While some observers wonder whether the latest remarks of the scientist, who took part in the earlier origins study in Wuhan would be taken by some Western media and officials as backtracking on her words and even an implication about the interference of the Chinese government in their earlier field studies, the Global Times learned from some people familiar with the matter that both Chinese and foreign scientists who took part in the study have been facing growing political pressure in recent months.

Battle behind the scene

Koopmans clarified in an email to the Global Times on Wednesday the follow-up studies on the coronavirus origins she called for should be a combination of studies that start where the WHO-China joint team left off, so that means studies in China and outside of China.

The studies should look at regions outside China that have reported "viral sequences very early, in 2019, like Northern Italy," as recommendations in the joint study report called for studies in regions where viruses are almost identical to the first detected viruses from Wuhan, Koopmans said.

She also said there is also a need for more surveys of bats, particularly in China's neighboring countries.

The suggestion is in line with a joint WHO-China report following the studies in Wuhan, which further suggests that animals in livestock farms in Southeast Asia could be "linked to early human cases" and that further study on these farms is needed.

An expert from the China-WHO joint team acknowledged to the Global Times on Monday that the latest WSJ report about the Wuhan lab is purely political, which echoed US government's attempts to further smear China's efforts in the anti-epidemic fight and continuing its "shift-the-blame" strategy.

As early as March before the report of the investigation in China was released, Chinese experts involved in the issue reached by the Global Times said that they felt palpable "political pressure" on the international experts. A Chinese expert from the joint team told the Global Times in an earlier interview that the Chinese side did not know "exactly who is putting pressure on the international experts," which could be coming from several countries.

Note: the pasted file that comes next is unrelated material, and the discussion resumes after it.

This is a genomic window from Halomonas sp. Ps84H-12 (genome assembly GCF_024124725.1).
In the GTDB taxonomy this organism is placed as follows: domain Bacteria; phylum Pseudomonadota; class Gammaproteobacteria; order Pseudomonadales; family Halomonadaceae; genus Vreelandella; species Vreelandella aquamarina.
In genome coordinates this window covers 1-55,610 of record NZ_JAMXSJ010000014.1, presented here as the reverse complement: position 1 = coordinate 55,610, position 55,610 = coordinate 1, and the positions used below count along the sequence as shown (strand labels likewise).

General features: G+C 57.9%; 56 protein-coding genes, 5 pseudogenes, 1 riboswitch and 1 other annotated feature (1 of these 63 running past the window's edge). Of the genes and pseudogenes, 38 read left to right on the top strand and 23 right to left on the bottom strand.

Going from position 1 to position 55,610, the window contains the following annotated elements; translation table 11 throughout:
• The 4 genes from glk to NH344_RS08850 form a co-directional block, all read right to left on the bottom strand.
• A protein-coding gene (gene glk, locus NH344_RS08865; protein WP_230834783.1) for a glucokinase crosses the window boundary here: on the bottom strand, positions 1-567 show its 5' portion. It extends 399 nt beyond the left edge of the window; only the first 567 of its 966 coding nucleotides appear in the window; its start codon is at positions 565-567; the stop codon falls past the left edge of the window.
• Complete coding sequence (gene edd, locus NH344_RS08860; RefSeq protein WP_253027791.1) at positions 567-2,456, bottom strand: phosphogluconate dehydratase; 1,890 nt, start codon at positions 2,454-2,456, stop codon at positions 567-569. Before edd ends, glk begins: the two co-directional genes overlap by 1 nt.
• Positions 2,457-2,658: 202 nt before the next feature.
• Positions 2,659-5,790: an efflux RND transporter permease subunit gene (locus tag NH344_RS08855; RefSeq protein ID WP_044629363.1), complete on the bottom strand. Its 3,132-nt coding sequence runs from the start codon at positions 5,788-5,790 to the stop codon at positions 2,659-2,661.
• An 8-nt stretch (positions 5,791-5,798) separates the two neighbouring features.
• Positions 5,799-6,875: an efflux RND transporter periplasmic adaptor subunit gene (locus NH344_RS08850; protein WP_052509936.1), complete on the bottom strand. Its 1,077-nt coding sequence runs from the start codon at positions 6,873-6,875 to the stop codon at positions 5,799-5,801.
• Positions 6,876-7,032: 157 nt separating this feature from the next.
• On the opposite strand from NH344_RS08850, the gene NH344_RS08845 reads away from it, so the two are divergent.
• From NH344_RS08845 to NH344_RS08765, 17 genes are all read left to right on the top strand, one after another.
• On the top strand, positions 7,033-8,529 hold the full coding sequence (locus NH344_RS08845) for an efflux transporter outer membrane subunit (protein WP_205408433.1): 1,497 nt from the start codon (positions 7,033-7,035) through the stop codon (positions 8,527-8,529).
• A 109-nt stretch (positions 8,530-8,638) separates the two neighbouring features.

The invisible "pressure" formed following the US' signal of their return to the WHO in January after the Biden administration took office and later in February, it announced it would pay the millions of dollars it owed to the WHO, a Chinese professor on US studies who preferred not to be identified, told the Global Times on Wednesday.

Subsequently, there were unexpected "interludes" that kept occurring between China and WHO cooperation, which used to move smoothly in 2020 during the US' absence in the organization, he said.

It was not only the experts from the joint team feeling the pressure from the outside, Tedros Adhanom Ghebreyesus, the WHO chief, also made some comments about the matter that aroused discontent from the Chinese side.

After Tedros commented earlier in April that further investigation is needed on the hypothesis of a "lab leak" being the origins of the COVID-19, a theory that has already been determined by the WHO-China joint expert team as being extremely unlikely, an anonymous Chinese expert on the WHO-China joint team told the Hubei Daily that he was "surprised and unsatisfied" by Tedros' comment, calling his comment "irresponsible."